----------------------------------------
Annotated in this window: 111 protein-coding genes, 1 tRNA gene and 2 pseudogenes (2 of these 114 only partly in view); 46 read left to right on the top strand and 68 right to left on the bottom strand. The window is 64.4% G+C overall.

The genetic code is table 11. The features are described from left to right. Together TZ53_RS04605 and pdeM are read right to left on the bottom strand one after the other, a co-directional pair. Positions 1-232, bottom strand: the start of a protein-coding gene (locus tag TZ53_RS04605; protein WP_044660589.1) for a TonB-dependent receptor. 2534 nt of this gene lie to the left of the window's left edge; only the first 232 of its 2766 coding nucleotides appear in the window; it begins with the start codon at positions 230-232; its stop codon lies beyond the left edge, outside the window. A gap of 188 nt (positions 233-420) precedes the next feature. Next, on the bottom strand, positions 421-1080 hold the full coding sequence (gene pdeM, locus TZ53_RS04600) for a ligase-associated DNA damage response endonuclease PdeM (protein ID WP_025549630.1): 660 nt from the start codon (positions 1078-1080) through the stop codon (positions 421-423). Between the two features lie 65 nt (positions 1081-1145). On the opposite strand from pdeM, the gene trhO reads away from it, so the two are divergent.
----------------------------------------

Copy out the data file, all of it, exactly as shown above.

Annotated in this window: 111 protein-coding genes, 1 tRNA gene and 2 pseudogenes (2 of these 114 only partly in view); 46 read left to right on the top strand and 68 right to left on the bottom strand. The window is 64.4% G+C overall.

The genetic code is table 11. The features are described from left to right. Together TZ53_RS04605 and pdeM are read right to left on the bottom strand one after the other, a co-directional pair. Positions 1-232, bottom strand: the start of a protein-coding gene (locus tag TZ53_RS04605; protein WP_044660589.1) for a TonB-dependent receptor. 2534 nt of this gene lie to the left of the window's left edge; only the first 232 of its 2766 coding nucleotides appear in the window; it begins with the start codon at positions 230-232; its stop codon lies beyond the left edge, outside the window. A gap of 188 nt (positions 233-420) precedes the next feature. Next, on the bottom strand, positions 421-1080 hold the full coding sequence (gene pdeM, locus TZ53_RS04600) for a ligase-associated DNA damage response endonuclease PdeM (protein ID WP_025549630.1): 660 nt from the start codon (positions 1078-1080) through the stop codon (positions 421-423). Between the two features lie 65 nt (positions 1081-1145). On the opposite strand from pdeM, the gene trhO reads away from it, so the two are divergent.